Title:
Insulin compensated nutrition
Kind Code:
A1


Abstract:
A product and method of producing a product and a system are taught usefully in providing nutrition whose glucose content is compensated for by embedded insulin containing capsules. The invention includes techniques to protect the insulin in some environments and which release the insulin in other environments to form nutrient which has a reduced impact on the blood glucose concentration when ingested. Such protective techniques include encapsulating insulin in pH-sensitive hydro-gels which protect insulin in low ph environments and expand to release the insulin in higher pH environments. Additional stabilizing coatings can enhance long term storage of the insulin compensated nutrient.



Inventors:
Hogan, Josh N. (Los Altos, CA, US)
Application Number:
11/789351
Publication Date:
11/08/2007
Filing Date:
04/23/2007
Primary Class:
Other Classes:
514/5.9, 514/6.9, 424/490
International Classes:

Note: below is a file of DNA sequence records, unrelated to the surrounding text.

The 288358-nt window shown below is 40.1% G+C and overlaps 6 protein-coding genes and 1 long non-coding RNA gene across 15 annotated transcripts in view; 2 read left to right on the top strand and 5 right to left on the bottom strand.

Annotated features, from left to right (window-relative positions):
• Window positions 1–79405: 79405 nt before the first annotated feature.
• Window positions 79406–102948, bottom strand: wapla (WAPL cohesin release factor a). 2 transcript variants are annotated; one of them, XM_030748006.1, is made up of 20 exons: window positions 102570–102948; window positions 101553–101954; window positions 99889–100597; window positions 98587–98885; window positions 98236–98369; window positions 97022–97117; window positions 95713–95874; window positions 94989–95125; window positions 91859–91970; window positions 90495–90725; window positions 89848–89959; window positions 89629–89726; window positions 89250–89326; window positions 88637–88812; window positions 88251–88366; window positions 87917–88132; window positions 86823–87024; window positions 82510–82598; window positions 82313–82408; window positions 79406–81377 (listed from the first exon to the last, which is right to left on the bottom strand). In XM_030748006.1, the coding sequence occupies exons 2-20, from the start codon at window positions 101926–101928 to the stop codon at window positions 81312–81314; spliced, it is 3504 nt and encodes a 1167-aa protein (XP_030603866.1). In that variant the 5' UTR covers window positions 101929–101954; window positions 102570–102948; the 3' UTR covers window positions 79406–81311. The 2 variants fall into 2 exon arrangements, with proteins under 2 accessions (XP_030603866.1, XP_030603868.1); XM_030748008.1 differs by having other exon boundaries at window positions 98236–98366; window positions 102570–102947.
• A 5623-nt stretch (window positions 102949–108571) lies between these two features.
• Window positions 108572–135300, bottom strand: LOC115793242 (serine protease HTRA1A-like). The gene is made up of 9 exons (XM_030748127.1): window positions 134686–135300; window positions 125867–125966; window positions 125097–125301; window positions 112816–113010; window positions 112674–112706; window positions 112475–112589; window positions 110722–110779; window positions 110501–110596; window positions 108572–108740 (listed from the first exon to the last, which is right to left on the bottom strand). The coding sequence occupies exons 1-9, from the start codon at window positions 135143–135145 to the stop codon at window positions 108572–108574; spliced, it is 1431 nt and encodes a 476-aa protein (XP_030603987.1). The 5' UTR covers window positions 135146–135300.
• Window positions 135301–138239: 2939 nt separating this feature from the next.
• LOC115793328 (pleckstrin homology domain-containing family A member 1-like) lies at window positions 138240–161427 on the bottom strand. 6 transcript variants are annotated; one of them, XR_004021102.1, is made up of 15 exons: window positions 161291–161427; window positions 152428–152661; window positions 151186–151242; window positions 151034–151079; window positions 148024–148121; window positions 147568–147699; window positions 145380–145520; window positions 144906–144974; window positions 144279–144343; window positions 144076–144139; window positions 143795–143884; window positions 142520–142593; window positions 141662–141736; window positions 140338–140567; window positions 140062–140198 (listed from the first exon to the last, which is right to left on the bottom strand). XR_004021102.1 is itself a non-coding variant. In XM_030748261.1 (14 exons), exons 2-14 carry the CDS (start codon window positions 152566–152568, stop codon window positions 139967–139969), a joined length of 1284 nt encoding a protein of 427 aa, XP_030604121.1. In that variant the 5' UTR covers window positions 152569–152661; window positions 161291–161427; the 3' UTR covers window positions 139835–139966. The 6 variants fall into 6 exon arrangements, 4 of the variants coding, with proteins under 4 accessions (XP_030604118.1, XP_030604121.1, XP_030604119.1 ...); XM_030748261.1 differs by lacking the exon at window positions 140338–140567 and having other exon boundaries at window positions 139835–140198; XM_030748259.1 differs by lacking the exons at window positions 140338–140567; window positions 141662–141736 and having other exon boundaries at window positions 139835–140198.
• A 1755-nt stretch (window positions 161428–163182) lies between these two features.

A61K38/28; A61K9/50; A61K47/00
View Patent Images:



Primary Examiner:
NIEBAUER, RONALD T
Attorney, Agent or Firm:
Josh Hogan (620 Kingswood Way, Los Altos, CA, 94022, US)
Claims:
What is claimed is:

1. A method for generating a insulin compensated nutrient comprising: generating a set of reversibly protected insulin components that substantially constitutes a compensating quantity of insulin; and embedding said set of reversibly protected insulin components in said nutrient to form an insulin compensated nutrient.

2. The method of claim 1, wherein the protected insulin components are protected by being encapsulated in an acidic resistant capsule.

3. The method of claim 1, wherein the protected nature of the insulin components is reversible by exposure to an environment change.

4. The method of claim 3, wherein the environment change is a change in Ph value.

5. The method of claim 1, wherein the reversible aspect renders the protected insulin available for absorption into the blood stream.

6. The method of claim 1, wherein the compensating quantity of insulin compensates by providing an amount of insulin that substantially balances the amount of glucose in the nutrient.